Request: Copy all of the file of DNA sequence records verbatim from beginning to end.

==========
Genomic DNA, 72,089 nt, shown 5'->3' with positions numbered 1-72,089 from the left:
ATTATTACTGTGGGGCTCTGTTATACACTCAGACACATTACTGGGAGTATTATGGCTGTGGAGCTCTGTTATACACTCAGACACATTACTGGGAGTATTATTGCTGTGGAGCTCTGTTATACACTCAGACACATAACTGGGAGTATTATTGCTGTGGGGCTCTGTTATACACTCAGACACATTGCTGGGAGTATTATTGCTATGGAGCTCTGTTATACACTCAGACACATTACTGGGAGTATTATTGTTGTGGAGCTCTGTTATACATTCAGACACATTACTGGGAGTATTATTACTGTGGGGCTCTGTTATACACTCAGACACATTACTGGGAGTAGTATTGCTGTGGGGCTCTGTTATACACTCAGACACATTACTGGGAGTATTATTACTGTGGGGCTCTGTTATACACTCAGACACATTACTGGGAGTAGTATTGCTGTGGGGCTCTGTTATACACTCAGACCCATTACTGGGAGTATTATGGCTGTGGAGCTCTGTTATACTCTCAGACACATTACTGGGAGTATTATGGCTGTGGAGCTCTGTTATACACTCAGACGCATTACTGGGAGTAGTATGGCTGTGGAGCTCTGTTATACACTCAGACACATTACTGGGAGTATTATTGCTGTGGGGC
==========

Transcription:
Genomic DNA, 72,089 nt, shown 5'->3' with positions numbered 1-72,089 from the left:
ATTATTACTGTGGGGCTCTGTTATACACTCAGACACATTACTGGGAGTATTATGGCTGTGGAGCTCTGTTATACACTCAGACACATTACTGGGAGTATTATTGCTGTGGAGCTCTGTTATACACTCAGACACATAACTGGGAGTATTATTGCTGTGGGGCTCTGTTATACACTCAGACACATTGCTGGGAGTATTATTGCTATGGAGCTCTGTTATACACTCAGACACATTACTGGGAGTATTATTGTTGTGGAGCTCTGTTATACATTCAGACACATTACTGGGAGTATTATTACTGTGGGGCTCTGTTATACACTCAGACACATTACTGGGAGTAGTATTGCTGTGGGGCTCTGTTATACACTCAGACACATTACTGGGAGTATTATTACTGTGGGGCTCTGTTATACACTCAGACACATTACTGGGAGTAGTATTGCTGTGGGGCTCTGTTATACACTCAGACCCATTACTGGGAGTATTATGGCTGTGGAGCTCTGTTATACTCTCAGACACATTACTGGGAGTATTATGGCTGTGGAGCTCTGTTATACACTCAGACGCATTACTGGGAGTAGTATGGCTGTGGAGCTCTGTTATACACTCAGACACATTACTGGGAGTATTATTGCTGTGGGGC